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Chris Saitta Jun 2019
Alstroemeria, Southern-rooted watcher of the skies,
Angel tongues of Peru, with your ******-blushed annunciation
Or Incan-hued sacrificial fire.
So much like the moon tongues of all rivers in first frost or first harvest.  

Like first love, first death is the truest form,  
And blooms in scorn of all its many-mirrored rivers to come.
For a slide video of this and other poems, please check out my Instagram page at chrissaitta or my Tumblr page at Chris-Saitta.
the lost city of the Incas,
survives and breathes
with this cataclysmic vegetation
still malignant and undying
to conjure divinity
for those lack,
in the purest form,

it awed Neruda and Che
with the shimmer of the first light,
the smell is a poisonous offering,
the view is like an unforgotten love,

most of the nights in my sleep
I come back from there
and some of the nights
I wish I could never.
Hannah Jones May 2017
Lima has my heart
I was loved by these children
Until it hurt me

I don't speak Spanish
Yet they laughed and played with me
They called me their friend

Playground encounter
I thought I'd never see them
But the Lord provides

The hardest goodbye
Was to the mob of children
Kissing me farewell

Why do you love me?
We can't talk, I won't be back
Why are you so pure?

I will miss you all
Each of you has touched my heart
More than you can know
Over spring break I went on a mission trip to Peru. I didn't know much Spanish and couldn't communicate without my friends translating, but the kids I met were so beautiful and open, it broke my heart to say goodbye. Many chance encounters that were nothing short of a miracle inspired each stanza. Written through tears on the plane back to the USA.
the lost girl Dec 2016
He used to fly around me
    but he should've known
it is the kingdom of my fears
even the birds get lost in here
Cat Fiske Apr 2015
had no clue,
what new blue shoes,
and going to zoo,
could do for you,

to Rue,
on Cue,
had their eyes glued,
and new true,
that very few,

with Rue,
to Peru,
And lost their new,
Blue shoes,
But gained a new
Blue hue,

and Rue,
got married in Peru,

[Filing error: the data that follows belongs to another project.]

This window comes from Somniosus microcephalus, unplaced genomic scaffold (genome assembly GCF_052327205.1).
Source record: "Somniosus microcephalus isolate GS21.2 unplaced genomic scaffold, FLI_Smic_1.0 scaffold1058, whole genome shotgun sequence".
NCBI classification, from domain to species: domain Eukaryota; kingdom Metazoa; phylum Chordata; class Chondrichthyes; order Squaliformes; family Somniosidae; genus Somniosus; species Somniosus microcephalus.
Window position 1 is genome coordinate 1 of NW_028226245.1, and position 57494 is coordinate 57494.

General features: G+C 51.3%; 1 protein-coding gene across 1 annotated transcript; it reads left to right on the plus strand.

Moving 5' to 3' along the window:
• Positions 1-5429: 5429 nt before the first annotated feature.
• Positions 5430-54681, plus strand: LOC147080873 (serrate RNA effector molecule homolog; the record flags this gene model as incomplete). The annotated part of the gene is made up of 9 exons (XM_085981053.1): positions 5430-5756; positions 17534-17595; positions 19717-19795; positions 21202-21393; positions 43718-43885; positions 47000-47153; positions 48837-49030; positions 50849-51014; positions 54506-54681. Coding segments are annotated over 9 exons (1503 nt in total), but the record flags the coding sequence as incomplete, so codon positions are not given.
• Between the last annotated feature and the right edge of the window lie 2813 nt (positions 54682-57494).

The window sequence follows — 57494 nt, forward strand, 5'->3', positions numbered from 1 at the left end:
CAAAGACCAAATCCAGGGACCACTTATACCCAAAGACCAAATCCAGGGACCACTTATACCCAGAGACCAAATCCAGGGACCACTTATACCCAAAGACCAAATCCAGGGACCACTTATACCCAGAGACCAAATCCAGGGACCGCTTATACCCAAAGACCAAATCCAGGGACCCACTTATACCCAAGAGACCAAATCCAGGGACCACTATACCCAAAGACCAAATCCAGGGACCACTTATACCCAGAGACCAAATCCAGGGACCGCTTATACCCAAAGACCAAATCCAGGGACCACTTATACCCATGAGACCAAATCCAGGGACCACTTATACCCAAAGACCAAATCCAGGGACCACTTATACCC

Under their New,
english project had to ryme with one of the following words:
Her, him, he, she, we, me, you, they, their, there, they're,
—for Mariel

She sells 2 sole paltas beside street  
vendors who whistle at crop-top-clad girls,
spewing profanities complete
with broken English. She has four girls
hungry at home. They dream of science, stars,
constellations that spiral and sparr
with particles that make us what we are —

interrupted by howling dogs, the 5
AM tamale man, and stray **** crows.
Amid dust-clouds of Zona D, the sun arrives
over the peak Luis claims once exposed
his innocent eyes to an angel: one
tale of faith raised on culture come undone
presently. Poet Andrea Gibson

writes, “I said to the sun, ‘Tell me about
the Big Bang.’ And the sun said, ‘it hurts to
become.’” At dusk, Mariel takes a Combi out
sixteen stops from Quince, up 302
steps to a turquoise shack and a red rose
garden, and plants avocado seeds at her toes.
Poco a poco, se anda lejos.
El oro, cuando lo golpea, brilla.

I want to stand at 3,082 meters
On the overlook above Machu Picchu — close
Enough to the edge so my timid toes
Flirt with wild columbine and teeter

On white granite stones laid centuries ago.
Speak to me the way the Andes
Breathe cumulus clouds phthalo blue. Seek
Answers in the form of temples. Slow

Down time in the Room with Three Windows —
Hanan-Pacha: bless my fears with conviction.
Kay-Pacha: reject this earth’s mundane affliction.
Ukju-Pacha: watch my seedling-soul as it grows.

Move with me in cyclical certainty from ruin
To reverence, beyond what words can measure —
Even the old Peruvian proverb for treasure.
Our trials make us mountains among humans.
peter poet Mar 2015
Once there was a man in peru
Who dreamt he ate his shoe
Then woke at night
With such a fright
And found out it was true
I love the low-hanging clouds over the mouth
Of the Amazon, that whisper to its banks stories
Of the low and high seasons, accompanied
By boat thrums and the kiddish squeals of pink dolphins
Playing in pairs near their wakes.

How the humidity carries a tropical air
Which floats through broad-leafed palms
To your senses as the water laughs in loose rolls –
Unfurling like an easy smile and revealing
Twenty-foot banks that disappear with the rain.

I’m not sure what’s more beautiful –
The entirety of it all or the glasslike meridian beads of water
That run away from the boat, warning dragonflies
And beetles that it doesn’t belong,
While from above a hawk screams to bedside reeds

And with a birdsong choir makes music of wind chimes
With the whistling of grasses and leaning trees,
Begging the mud to hold and refuse to succumb to the glean
Of two-legged greed and caustic tourism that turns
The river into a hungry swell.

A song about life and the nature of things --  
Pleading for blind eyes to change what they refuse to see,
To let the jungle alone to wild certainty,
Before humans tried to take what they cannot tame.
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